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$100m EBITDA Opportunity For Oil Refiners

North American oil refiners who are not fully leveraging maritime shipping could add tens, if not hundreds, of millions of dollars to their bottom line over the coming year. Now is the time to re-evaluate your sourcing and logistics strategies, capitalize on the opportunity to buy cost-advantaged crude directly from international markets and ensure low-cost, efficient transport to improve margins.

As the CFO of a 300KBPD refiner tells it, a $1 per barrel impact on margins would result in $100M saving annually, meeting the company’s 5 year savings target in just 1 year.


2 key factors driving this opportunity

1. Over-supply of oil resulting in plummeting crude prices

In the first weeks of 2016 oil prices plunged to below $30/ barrel with many analysts predicting that they will continue to fall to below $20/barrel. With an estimated 600,000bpd of Iranian oil poised to flood an already over-supplied market, we’re unlikely to see any significant change to this situation in the short to medium term. Facing dramatic budget pressures in their domestic economies, many oil-producing countries around the world are offering significant discounts to refiners in order to maintain the market share and cash flows necessary for domestic political and economic stability. 

Crude oil prices Jan 2015-Jan 2016


2. Internationally sourced crude has become more cost competitive

Secondly, from a crude supply logistics standpoint, we are witnessing one of the most attractive scenarios in North American refining history. The market has evolved and refiners have the option to buy cost-advantaged crude grades from suppliers anywhere in the world, while also keeping efficient options for domestic crude sourcing on the table.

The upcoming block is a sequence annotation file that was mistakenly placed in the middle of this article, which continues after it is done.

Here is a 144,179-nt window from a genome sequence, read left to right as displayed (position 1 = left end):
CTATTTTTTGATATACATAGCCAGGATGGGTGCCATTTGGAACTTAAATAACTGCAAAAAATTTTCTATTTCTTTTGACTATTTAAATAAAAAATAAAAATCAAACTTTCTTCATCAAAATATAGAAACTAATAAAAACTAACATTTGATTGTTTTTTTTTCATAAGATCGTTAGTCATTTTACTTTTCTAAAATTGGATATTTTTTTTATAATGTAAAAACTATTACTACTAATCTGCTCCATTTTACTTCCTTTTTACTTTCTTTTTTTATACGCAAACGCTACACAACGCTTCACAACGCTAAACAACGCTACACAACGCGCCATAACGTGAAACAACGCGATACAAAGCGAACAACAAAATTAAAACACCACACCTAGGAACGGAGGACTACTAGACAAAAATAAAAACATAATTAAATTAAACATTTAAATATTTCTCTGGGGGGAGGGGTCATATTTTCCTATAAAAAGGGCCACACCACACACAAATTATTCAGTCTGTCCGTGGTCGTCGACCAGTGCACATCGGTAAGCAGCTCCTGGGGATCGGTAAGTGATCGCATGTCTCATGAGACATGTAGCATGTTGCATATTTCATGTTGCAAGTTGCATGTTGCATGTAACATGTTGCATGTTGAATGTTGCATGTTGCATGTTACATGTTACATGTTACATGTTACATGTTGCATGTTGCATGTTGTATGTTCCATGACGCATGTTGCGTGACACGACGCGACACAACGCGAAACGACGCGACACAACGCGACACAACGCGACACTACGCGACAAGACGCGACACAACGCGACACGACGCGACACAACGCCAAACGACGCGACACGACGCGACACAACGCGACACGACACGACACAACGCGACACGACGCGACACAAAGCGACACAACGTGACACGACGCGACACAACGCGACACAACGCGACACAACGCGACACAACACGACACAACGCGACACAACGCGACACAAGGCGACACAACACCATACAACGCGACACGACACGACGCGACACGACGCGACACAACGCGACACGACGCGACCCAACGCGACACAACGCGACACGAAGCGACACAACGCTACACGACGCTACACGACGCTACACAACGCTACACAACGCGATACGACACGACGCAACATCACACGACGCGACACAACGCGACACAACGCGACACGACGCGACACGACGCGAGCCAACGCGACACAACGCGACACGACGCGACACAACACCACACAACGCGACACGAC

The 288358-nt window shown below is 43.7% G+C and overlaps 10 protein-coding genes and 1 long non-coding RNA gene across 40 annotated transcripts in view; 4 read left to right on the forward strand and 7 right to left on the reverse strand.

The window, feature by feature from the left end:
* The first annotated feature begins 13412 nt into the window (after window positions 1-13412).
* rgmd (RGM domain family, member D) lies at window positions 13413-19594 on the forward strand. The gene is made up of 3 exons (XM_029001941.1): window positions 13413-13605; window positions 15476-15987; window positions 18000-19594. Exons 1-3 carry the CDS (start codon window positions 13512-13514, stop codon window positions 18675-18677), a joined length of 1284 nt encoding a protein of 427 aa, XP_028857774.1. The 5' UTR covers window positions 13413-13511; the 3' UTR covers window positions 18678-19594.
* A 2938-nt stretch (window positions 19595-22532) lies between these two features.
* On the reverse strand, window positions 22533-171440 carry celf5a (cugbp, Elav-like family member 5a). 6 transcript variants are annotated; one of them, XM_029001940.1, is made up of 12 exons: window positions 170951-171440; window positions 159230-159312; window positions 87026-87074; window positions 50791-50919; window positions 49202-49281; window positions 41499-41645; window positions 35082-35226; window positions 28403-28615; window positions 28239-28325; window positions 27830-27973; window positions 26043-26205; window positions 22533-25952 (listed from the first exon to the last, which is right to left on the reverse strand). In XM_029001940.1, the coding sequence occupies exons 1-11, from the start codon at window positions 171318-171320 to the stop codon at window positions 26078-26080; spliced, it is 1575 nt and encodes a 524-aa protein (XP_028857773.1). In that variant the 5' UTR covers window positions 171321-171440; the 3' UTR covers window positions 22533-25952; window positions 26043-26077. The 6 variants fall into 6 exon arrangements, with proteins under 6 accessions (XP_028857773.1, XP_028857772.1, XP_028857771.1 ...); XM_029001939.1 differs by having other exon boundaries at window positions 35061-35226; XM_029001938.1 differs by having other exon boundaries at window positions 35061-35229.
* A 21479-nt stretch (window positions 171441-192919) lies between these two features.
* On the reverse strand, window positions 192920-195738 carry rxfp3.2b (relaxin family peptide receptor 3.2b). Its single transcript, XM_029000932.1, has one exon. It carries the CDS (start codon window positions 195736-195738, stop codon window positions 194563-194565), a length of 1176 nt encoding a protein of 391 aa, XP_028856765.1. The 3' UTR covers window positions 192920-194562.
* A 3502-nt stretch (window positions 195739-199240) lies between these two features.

This flexibility can positively impact refiners’ margins through reduced logistics costs as well as optimizing the product slate based on local equipment and complexity. With domestic and internationally sourced crude both having economically attractive characteristics, refiners need to know how to act swiftly and decisively to tap into the options provided by the market. This means that established crude logistics strategies that are primarily focused on domestic rail and pipeline transportation are no longer the only options.


Now is the time, but it’s not all plain sailing

Shipping rates have increased over the years with costs for both crude oil and oil products tankers going from strength to strength. 

Douglas J Mavrinac, Managing Director at Jeffries and Company said, “With the significant majority of crude oil being exported, we believe crude oil tanker demand should remain strong for the foreseeable future and likely increase with increased Iranian export volumes in 2016. Consequently, and with minimal new crude oil tankers being delivered from global shipyards through 2016, we believe the crude oil tanker market should enjoy further strengthening through 2016.”